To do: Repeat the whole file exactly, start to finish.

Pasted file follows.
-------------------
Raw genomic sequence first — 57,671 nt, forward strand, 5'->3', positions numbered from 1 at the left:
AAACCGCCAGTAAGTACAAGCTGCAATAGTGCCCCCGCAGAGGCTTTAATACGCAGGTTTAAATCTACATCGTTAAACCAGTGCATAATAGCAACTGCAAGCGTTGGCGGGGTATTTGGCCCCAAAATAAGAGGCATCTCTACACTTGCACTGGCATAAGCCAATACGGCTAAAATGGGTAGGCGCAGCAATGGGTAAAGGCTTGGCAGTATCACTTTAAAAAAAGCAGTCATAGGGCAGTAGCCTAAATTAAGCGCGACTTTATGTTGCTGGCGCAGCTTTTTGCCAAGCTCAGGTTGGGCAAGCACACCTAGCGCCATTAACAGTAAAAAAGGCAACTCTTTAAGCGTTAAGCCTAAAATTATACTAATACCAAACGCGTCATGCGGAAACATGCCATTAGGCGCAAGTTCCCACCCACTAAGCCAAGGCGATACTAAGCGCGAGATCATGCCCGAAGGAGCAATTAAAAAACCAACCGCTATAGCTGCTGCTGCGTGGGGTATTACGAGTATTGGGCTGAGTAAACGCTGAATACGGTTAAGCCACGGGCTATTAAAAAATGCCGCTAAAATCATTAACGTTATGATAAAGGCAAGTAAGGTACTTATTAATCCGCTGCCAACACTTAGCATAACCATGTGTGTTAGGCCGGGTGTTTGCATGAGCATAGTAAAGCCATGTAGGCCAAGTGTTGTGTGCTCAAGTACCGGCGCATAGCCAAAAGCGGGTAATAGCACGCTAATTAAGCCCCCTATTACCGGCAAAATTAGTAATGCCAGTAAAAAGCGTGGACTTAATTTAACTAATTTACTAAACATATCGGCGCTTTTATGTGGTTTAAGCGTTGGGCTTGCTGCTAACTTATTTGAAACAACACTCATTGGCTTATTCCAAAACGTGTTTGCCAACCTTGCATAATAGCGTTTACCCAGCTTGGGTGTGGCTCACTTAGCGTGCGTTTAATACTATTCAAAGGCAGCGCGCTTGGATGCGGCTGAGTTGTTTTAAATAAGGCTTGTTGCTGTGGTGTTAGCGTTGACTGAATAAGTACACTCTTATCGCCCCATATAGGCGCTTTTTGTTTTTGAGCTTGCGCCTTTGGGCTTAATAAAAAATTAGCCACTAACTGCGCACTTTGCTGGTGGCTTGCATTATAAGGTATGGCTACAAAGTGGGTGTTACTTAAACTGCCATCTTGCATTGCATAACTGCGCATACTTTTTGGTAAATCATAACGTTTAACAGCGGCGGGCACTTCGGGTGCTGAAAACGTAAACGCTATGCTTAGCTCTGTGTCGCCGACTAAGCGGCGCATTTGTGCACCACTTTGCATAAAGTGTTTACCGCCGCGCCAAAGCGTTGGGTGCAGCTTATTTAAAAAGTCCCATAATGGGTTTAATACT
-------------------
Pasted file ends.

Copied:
Raw genomic sequence first — 57,671 nt, forward strand, 5'->3', positions numbered from 1 at the left:
AAACCGCCAGTAAGTACAAGCTGCAATAGTGCCCCCGCAGAGGCTTTAATACGCAGGTTTAAATCTACATCGTTAAACCAGTGCATAATAGCAACTGCAAGCGTTGGCGGGGTATTTGGCCCCAAAATAAGAGGCATCTCTACACTTGCACTGGCATAAGCCAATACGGCTAAAATGGGTAGGCGCAGCAATGGGTAAAGGCTTGGCAGTATCACTTTAAAAAAAGCAGTCATAGGGCAGTAGCCTAAATTAAGCGCGACTTTATGTTGCTGGCGCAGCTTTTTGCCAAGCTCAGGTTGGGCAAGCACACCTAGCGCCATTAACAGTAAAAAAGGCAACTCTTTAAGCGTTAAGCCTAAAATTATACTAATACCAAACGCGTCATGCGGAAACATGCCATTAGGCGCAAGTTCCCACCCACTAAGCCAAGGCGATACTAAGCGCGAGATCATGCCCGAAGGAGCAATTAAAAAACCAACCGCTATAGCTGCTGCTGCGTGGGGTATTACGAGTATTGGGCTGAGTAAACGCTGAATACGGTTAAGCCACGGGCTATTAAAAAATGCCGCTAAAATCATTAACGTTATGATAAAGGCAAGTAAGGTACTTATTAATCCGCTGCCAACACTTAGCATAACCATGTGTGTTAGGCCGGGTGTTTGCATGAGCATAGTAAAGCCATGTAGGCCAAGTGTTGTGTGCTCAAGTACCGGCGCATAGCCAAAAGCGGGTAATAGCACGCTAATTAAGCCCCCTATTACCGGCAAAATTAGTAATGCCAGTAAAAAGCGTGGACTTAATTTAACTAATTTACTAAACATATCGGCGCTTTTATGTGGTTTAAGCGTTGGGCTTGCTGCTAACTTATTTGAAACAACACTCATTGGCTTATTCCAAAACGTGTTTGCCAACCTTGCATAATAGCGTTTACCCAGCTTGGGTGTGGCTCACTTAGCGTGCGTTTAATACTATTCAAAGGCAGCGCGCTTGGATGCGGCTGAGTTGTTTTAAATAAGGCTTGTTGCTGTGGTGTTAGCGTTGACTGAATAAGTACACTCTTATCGCCCCATATAGGCGCTTTTTGTTTTTGAGCTTGCGCCTTTGGGCTTAATAAAAAATTAGCCACTAACTGCGCACTTTGCTGGTGGCTTGCATTATAAGGTATGGCTACAAAGTGGGTGTTACTTAAACTGCCATCTTGCATTGCATAACTGCGCATACTTTTTGGTAAATCATAACGTTTAACAGCGGCGGGCACTTCGGGTGCTGAAAACGTAAACGCTATGCTTAGCTCTGTGTCGCCGACTAAGCGGCGCATTTGTGCACCACTTTGCATAAAGTGTTTACCGCCGCGCCAAAGCGTTGGGTGCAGCTTATTTAAAAAGTCCCATAATGGGTTTAATACT